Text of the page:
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Achalasia (primary achalasia) is a failure of organized esophageal peristalsis causing impaired relaxation of the lower esophageal sphincter, and resulting in food stasis and often marked dilatation of the esophagus.
Obstruction of the distal esophagus from other non-functional etiologies, notably malignancy, may have a similar presentation and has been termed "secondary achalasia" or "pseudoachalasia".
Primary achalasia is most frequently seen in middle and late adulthood (age 30 to 70 years) with no gender predilection 6. Most cases are idiopathic; however, a similar appearance may occur in Chagas disease. Authors differ as to whether to reserve the term achalasia for idiopathic cases or to include Chagas disease. Patients with Allgrove syndrome (triple A syndrome) also have achalasia which is very similar to the primary form of the disease.
Patients typically present with:
dysphagia for both solids and liquids: this is in contradistinction to dysphagia for solids only in cases of esophageal carcinoma 7
Symptoms are initially intermittent. Patients may also present with complications of long-standing achalasia:
the most dreaded complication, seen in ~5%, most often in the mid-esophagus
thought to occur because of chronic irritation of the mucosa by stasis of food and secretions
aspiration pneumonia: the chronic presence of fluid debris in the esophagus makes patients very prone to aspiration
acute airway obstruction: this is a rare complication requiring immediate esophageal decompression with a nasogastric tube
The Eckhardt score can be used to grade the clinical severity of achalasia.
The lower esophageal sphincter fails to relax, either partially or completely, with elevated pressures demonstrated manometrically 4. This appears to be due to loss/destruction of neurons in the Auerbach/myenteric plexus. Early in the course of achalasia, the lower esophageal sphincter tone may be normal or changes may be subtle.
Peristalsis in the distal smooth muscle segment of the esophagus is eventually lost due to a combination of damage to the Auerbach plexus and vagus nerve (possibly partly due to damage at the dorsal motor nucleus of the vagus nerve).
It may be divided into three distinct types based on manometric patterns:
type I: (classic) with minimal contractility in the esophageal body
type II: with intermittent periods of pan-esophageal pressurisation
type III: (spastic) with premature or spastic distal esophageal contractions
Achalasia characteristically involves a short segment (less than 3.5 cm in length) of the distal esophagus.
Chest radiograph findings include:
convex opacity overlapping the right mediastinum. Occasionally may present as a left convex opacity if the thoracic aorta is tortuous.
air-fluid level due to stasis in a thoracic esophagus filled with retained secretions and food
small or absent gastric bubble
anterior displacement and bowing of the trachea on the lateral view
A barium swallow study may be used to confirm esophageal dilatation, in addition to assessing for mucosal abnormalities.
tram track appearance: central longitudinal lucency bounded by barium on both sides 8
incomplete lower esophageal sphincter relaxation that is not coordinated with esophageal contraction
pooling or stasis of barium in the esophagus when the esophagus has become atonic or non-contractile (a late feature in the disease)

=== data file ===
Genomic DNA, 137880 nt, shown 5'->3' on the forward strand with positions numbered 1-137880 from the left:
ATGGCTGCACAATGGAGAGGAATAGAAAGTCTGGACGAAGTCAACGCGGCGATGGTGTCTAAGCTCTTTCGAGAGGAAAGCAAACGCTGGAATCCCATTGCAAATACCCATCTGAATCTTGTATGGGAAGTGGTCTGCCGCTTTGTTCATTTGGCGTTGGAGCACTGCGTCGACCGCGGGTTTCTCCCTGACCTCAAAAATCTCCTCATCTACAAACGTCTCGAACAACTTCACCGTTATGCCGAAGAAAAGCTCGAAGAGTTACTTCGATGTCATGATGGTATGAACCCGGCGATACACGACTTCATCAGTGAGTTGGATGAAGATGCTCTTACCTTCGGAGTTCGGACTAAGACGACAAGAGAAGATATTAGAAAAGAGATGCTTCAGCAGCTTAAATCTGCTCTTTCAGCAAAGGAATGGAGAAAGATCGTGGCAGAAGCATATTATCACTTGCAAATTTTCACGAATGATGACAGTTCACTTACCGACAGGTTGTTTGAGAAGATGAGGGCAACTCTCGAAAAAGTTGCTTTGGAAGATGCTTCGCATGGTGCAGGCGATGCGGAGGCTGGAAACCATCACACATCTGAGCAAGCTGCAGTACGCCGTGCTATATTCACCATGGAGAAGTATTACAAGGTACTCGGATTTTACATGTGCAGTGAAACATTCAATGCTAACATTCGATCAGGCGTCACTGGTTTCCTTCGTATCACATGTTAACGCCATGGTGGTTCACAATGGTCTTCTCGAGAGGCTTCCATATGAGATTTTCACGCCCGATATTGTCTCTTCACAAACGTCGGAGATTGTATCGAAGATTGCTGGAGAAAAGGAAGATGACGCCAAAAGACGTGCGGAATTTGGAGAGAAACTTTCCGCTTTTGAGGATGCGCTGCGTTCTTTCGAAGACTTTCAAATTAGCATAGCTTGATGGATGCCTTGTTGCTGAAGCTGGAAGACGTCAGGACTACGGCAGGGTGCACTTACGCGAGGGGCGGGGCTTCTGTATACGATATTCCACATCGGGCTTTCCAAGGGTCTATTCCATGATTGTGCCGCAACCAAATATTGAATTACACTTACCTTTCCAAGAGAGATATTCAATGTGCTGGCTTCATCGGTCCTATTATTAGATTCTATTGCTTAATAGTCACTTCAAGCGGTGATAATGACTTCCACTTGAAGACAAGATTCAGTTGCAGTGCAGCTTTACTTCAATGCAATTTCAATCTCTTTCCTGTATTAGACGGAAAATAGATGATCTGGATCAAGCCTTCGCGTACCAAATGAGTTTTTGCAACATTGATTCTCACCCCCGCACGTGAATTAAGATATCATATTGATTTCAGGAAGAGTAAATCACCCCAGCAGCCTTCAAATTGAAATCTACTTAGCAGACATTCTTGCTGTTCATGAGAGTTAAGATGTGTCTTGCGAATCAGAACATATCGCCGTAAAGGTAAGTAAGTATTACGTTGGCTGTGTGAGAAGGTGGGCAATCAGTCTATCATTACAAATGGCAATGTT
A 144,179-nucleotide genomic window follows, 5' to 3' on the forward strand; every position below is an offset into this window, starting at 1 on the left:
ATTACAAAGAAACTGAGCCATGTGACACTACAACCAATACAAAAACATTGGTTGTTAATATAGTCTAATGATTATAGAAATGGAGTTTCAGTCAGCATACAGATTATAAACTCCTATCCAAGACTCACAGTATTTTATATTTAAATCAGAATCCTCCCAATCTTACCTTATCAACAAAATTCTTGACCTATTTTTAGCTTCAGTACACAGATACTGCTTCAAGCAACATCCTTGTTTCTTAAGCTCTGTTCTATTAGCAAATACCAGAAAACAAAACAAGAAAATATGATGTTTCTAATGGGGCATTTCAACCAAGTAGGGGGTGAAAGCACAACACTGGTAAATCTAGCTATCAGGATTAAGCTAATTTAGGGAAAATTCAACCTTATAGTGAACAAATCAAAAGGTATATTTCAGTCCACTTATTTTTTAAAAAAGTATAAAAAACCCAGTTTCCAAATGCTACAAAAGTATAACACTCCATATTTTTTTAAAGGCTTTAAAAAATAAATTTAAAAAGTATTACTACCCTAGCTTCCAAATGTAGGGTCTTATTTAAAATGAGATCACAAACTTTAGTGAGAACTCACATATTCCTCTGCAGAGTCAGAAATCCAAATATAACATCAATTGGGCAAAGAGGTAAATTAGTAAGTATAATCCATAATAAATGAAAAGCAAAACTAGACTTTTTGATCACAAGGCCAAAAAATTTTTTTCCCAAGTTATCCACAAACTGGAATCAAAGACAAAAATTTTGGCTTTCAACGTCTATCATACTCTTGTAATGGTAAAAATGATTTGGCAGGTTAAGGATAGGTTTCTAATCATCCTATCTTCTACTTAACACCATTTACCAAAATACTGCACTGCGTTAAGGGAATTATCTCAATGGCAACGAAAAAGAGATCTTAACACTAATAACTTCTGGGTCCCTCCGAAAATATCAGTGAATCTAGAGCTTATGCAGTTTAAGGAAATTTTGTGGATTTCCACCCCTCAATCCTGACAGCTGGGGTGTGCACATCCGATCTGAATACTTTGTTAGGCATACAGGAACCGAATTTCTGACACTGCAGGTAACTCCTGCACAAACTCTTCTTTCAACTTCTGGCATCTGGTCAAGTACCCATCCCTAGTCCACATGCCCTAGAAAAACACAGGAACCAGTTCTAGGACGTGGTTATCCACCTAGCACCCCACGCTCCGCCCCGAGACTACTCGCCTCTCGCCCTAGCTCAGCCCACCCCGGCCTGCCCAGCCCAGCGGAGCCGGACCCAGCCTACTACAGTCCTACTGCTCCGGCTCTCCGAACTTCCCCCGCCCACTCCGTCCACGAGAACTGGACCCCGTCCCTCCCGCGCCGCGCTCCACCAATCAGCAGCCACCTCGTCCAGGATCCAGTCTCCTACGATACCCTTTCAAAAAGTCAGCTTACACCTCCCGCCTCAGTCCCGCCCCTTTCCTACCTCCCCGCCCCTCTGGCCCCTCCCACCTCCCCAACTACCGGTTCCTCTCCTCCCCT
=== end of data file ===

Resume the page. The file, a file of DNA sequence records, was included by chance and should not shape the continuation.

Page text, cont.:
uncoordinated, non-propulsive, tertiary contractions
failure of normal peristalsis to clear the esophagus of barium when the patient is in the recumbent position, with no primary waves identified
when the barium column is high enough (with the patient standing), the hydrostatic pressure can overcome the lower esophageal sphincter pressure, allowing passage of esophageal content
a hot or carbonated drink during the exam may help visualize sphincter relaxation and barium emptying
Smooth narrowing at oesophago-gastric junction and proximal dilated esophagus can be seen. It can also be useful to rule out possibility of any malignant mass in the region.
Patients with uncomplicated achalasia demonstrate a dilated, thin-walled esophagus filled with fluid/food debris.
Overall, CT has little role in directly assessing patients with achalasia, but is useful in assessing common complications. Careful assessment of the wall of the esophagus should be undertaken to identify any focal regions of thickening which may indicate malignancy. The lungs should be inspected for evidence of aspiration.
Treatment and prognosis
Treatment is aimed at allowing adequate drainage of the esophagus into the stomach. Options include 4,5,11:
eating slowly, increasing water intake with meals, avoiding eating near bedtime
avoiding foods that aggravate gastro-esophageal reflux
calcium channel blockers
ineffective in the long term
may be used while preparing for definitive treatment
effective in up 90% of patients
3-5% risk of bleeding/perforation
botulinum toxin injection
lasts only ~12 months per treatment
may scar the submucosa leading to increased risk of perforation during subsequent myotomy
There is a variable response to treatment following endoscopic or surgical myotomy based on which achalasia subtype is present 11:
type I: intermediate prognosis (81%) inversely associated with the degree of esophageal dilatation
type II: very favorable prognosis (96%) 14
type III: less favorable outcomes (66%)
History and etymology
The word achalasia stems from the Ancient Greek term for "does not relax".
A number of entities may mimic achalasia, forming the so-called "achalasia pattern".
achalasia: the distal segment of narrowing is <3.5 cm
central and peripheral neuropathy
Chagas disease: achalasia with neurenteric plexus damage due to Trypanosoma cruzi infection
anti-Hu antibodies from lung cancer (paraneoplastic syndrome)
Other esophageal disorders should also be considered:
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